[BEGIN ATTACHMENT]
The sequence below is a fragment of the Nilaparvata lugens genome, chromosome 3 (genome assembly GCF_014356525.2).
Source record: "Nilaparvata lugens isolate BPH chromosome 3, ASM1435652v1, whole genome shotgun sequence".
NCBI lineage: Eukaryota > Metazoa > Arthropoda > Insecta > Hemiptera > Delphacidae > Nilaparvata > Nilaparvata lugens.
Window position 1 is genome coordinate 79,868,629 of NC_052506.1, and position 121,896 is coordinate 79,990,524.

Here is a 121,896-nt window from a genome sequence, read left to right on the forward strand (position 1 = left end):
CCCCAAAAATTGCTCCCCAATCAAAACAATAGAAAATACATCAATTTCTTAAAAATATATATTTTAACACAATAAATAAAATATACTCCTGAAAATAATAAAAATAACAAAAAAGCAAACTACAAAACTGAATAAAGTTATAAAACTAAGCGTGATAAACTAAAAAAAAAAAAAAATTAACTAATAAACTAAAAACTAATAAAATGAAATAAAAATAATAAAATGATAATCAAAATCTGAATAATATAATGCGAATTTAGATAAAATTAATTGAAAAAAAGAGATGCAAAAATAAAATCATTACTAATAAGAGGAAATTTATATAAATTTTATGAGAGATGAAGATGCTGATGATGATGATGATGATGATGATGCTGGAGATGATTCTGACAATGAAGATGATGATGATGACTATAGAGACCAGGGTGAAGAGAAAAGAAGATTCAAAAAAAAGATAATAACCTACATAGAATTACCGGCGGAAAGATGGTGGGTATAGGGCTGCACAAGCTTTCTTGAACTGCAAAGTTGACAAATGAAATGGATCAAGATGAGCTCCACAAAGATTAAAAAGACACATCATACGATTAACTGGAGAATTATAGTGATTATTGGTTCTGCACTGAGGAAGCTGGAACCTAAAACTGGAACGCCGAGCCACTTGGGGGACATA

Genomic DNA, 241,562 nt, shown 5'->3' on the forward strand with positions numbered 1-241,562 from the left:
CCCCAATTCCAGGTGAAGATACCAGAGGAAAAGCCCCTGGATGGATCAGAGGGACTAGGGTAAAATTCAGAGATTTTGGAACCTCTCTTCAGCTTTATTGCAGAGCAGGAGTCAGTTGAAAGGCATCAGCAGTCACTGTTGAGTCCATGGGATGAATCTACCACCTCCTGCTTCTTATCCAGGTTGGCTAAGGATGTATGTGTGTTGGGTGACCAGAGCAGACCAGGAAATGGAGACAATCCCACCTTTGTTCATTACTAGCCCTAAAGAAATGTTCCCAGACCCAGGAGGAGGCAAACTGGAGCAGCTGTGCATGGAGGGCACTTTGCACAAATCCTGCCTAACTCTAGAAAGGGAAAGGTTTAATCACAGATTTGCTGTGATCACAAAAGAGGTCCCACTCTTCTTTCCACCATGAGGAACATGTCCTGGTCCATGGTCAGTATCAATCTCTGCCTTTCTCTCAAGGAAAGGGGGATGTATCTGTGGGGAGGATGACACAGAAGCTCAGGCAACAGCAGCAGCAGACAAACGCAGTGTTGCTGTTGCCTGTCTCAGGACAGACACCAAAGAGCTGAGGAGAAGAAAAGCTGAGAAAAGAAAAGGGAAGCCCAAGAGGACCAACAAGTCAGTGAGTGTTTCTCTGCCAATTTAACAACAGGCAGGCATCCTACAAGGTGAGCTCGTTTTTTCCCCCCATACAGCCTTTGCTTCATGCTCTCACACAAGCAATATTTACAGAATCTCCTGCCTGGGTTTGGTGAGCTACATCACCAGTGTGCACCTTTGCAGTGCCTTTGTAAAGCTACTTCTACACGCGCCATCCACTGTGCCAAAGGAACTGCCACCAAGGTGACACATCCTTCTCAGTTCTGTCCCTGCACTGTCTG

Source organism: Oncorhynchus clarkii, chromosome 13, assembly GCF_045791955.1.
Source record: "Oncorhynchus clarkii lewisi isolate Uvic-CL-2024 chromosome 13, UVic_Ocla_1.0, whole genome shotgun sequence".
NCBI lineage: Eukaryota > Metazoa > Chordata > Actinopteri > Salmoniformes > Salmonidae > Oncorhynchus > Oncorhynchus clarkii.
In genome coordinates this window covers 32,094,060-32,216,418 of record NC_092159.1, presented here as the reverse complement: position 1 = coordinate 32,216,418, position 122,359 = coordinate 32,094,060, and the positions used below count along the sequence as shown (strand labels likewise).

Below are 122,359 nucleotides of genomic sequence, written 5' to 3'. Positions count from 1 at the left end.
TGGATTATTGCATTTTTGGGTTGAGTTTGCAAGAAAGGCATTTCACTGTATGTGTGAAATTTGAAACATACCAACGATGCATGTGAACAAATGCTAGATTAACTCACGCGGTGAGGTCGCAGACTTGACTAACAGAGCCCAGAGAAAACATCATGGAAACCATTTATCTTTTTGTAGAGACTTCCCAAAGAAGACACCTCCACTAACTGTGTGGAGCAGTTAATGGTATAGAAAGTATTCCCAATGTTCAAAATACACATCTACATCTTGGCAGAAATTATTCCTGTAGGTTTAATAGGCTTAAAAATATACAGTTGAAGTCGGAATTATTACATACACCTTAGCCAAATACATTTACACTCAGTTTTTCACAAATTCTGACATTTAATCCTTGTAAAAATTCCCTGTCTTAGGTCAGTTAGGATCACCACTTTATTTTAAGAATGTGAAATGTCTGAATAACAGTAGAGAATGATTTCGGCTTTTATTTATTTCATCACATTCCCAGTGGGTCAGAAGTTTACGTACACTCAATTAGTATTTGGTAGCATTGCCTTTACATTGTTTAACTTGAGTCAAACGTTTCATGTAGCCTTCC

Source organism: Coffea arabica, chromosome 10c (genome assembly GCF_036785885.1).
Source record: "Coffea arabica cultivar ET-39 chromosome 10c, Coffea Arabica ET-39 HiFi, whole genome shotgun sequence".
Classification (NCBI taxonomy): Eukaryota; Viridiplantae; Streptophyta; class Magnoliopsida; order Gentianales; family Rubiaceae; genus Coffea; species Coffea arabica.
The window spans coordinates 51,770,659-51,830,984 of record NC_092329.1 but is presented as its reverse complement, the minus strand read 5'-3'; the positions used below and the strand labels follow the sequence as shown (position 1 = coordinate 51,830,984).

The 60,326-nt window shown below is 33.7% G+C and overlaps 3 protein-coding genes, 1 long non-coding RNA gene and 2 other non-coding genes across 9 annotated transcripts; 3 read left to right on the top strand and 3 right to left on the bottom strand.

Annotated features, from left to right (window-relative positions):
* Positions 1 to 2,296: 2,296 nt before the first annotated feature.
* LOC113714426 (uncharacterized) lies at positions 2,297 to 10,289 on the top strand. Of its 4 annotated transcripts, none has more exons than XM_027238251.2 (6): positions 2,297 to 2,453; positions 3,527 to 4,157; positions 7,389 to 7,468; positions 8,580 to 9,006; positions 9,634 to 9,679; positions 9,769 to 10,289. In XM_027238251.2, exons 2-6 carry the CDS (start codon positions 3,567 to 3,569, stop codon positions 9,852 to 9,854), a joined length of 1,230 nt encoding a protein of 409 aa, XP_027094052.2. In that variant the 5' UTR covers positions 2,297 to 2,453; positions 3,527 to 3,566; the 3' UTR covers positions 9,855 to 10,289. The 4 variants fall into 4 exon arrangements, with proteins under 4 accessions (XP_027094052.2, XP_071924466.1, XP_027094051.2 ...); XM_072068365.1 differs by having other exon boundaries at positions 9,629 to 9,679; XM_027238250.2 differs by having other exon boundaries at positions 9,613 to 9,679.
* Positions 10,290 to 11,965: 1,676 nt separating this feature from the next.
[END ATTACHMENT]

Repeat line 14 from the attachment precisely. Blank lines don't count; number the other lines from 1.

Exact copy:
TGGATTATTGCATTTTTGGGTTGAGTTTGCAAGAAAGGCATTTCACTGTATGTGTGAAATTTGAAACATACCAACGATGCATGTGAACAAATGCTAGATTAACTCACGCGGTGAGGTCGCAGACTTGACTAACAGAGCCCAGAGAAAACATCATGGAAACCATTTATCTTTTTGTAGAGACTTCCCAAAGAAGACACCTCCACTAACTGTGTGGAGCAGTTAATGGTATAGAAAGTATTCCCAATGTTCAAAATACACATCTACATCTTGGCAGAAATTATTCCTGTAGGTTTAATAGGCTTAAAAATATACAGTTGAAGTCGGAATTATTACATACACCTTAGCCAAATACATTTACACTCAGTTTTTCACAAATTCTGACATTTAATCCTTGTAAAAATTCCCTGTCTTAGGTCAGTTAGGATCACCACTTTATTTTAAGAATGTGAAATGTCTGAATAACAGTAGAGAATGATTTCGGCTTTTATTTATTTCATCACATTCCCAGTGGGTCAGAAGTTTACGTACACTCAATTAGTATTTGGTAGCATTGCCTTTACATTGTTTAACTTGAGTCAAACGTTTCATGTAGCCTTCC